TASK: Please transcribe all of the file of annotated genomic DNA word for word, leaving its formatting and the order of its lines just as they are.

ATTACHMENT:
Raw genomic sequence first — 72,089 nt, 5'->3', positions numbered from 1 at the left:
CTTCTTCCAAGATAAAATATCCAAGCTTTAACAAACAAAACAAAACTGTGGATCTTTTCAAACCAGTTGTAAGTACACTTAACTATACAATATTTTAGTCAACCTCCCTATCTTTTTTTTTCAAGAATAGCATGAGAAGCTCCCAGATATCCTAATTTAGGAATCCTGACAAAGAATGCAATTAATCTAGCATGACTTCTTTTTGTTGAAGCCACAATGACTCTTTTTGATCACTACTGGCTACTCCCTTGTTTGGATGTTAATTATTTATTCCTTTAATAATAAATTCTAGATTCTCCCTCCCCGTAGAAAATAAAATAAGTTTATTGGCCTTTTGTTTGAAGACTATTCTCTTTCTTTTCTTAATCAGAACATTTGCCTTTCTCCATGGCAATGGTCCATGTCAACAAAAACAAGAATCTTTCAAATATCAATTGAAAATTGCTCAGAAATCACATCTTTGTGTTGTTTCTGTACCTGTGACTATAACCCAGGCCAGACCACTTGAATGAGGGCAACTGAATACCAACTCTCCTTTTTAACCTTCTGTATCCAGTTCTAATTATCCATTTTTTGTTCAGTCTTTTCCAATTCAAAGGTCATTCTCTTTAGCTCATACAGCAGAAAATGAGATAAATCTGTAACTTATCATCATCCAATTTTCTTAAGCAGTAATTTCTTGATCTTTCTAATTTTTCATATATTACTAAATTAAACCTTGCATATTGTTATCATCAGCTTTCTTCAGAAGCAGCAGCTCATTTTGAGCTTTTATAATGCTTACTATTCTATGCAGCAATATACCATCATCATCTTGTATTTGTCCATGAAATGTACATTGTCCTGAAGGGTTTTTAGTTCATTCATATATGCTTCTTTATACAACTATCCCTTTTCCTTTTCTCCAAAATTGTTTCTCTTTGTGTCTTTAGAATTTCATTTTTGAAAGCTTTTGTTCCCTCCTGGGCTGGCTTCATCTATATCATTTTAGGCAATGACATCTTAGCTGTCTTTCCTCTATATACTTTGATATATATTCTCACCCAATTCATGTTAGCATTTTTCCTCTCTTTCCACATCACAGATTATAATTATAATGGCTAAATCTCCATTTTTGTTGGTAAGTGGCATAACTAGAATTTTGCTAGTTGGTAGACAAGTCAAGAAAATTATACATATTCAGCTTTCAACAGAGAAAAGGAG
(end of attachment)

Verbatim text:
Raw genomic sequence first — 72,089 nt, 5'->3', positions numbered from 1 at the left:
CTTCTTCCAAGATAAAATATCCAAGCTTTAACAAACAAAACAAAACTGTGGATCTTTTCAAACCAGTTGTAAGTACACTTAACTATACAATATTTTAGTCAACCTCCCTATCTTTTTTTTTCAAGAATAGCATGAGAAGCTCCCAGATATCCTAATTTAGGAATCCTGACAAAGAATGCAATTAATCTAGCATGACTTCTTTTTGTTGAAGCCACAATGACTCTTTTTGATCACTACTGGCTACTCCCTTGTTTGGATGTTAATTATTTATTCCTTTAATAATAAATTCTAGATTCTCCCTCCCCGTAGAAAATAAAATAAGTTTATTGGCCTTTTGTTTGAAGACTATTCTCTTTCTTTTCTTAATCAGAACATTTGCCTTTCTCCATGGCAATGGTCCATGTCAACAAAAACAAGAATCTTTCAAATATCAATTGAAAATTGCTCAGAAATCACATCTTTGTGTTGTTTCTGTACCTGTGACTATAACCCAGGCCAGACCACTTGAATGAGGGCAACTGAATACCAACTCTCCTTTTTAACCTTCTGTATCCAGTTCTAATTATCCATTTTTTGTTCAGTCTTTTCCAATTCAAAGGTCATTCTCTTTAGCTCATACAGCAGAAAATGAGATAAATCTGTAACTTATCATCATCCAATTTTCTTAAGCAGTAATTTCTTGATCTTTCTAATTTTTCATATATTACTAAATTAAACCTTGCATATTGTTATCATCAGCTTTCTTCAGAAGCAGCAGCTCATTTTGAGCTTTTATAATGCTTACTATTCTATGCAGCAATATACCATCATCATCTTGTATTTGTCCATGAAATGTACATTGTCCTGAAGGGTTTTTAGTTCATTCATATATGCTTCTTTATACAACTATCCCTTTTCCTTTTCTCCAAAATTGTTTCTCTTTGTGTCTTTAGAATTTCATTTTTGAAAGCTTTTGTTCCCTCCTGGGCTGGCTTCATCTATATCATTTTAGGCAATGACATCTTAGCTGTCTTTCCTCTATATACTTTGATATATATTCTCACCCAATTCATGTTAGCATTTTTCCTCTCTTTCCACATCACAGATTATAATTATAATGGCTAAATCTCCATTTTTGTTGGTAAGTGGCATAACTAGAATTTTGCTAGTTGGTAGACAAGTCAAGAAAATTATACATATTCAGCTTTCAACAGAGAAAAGGAG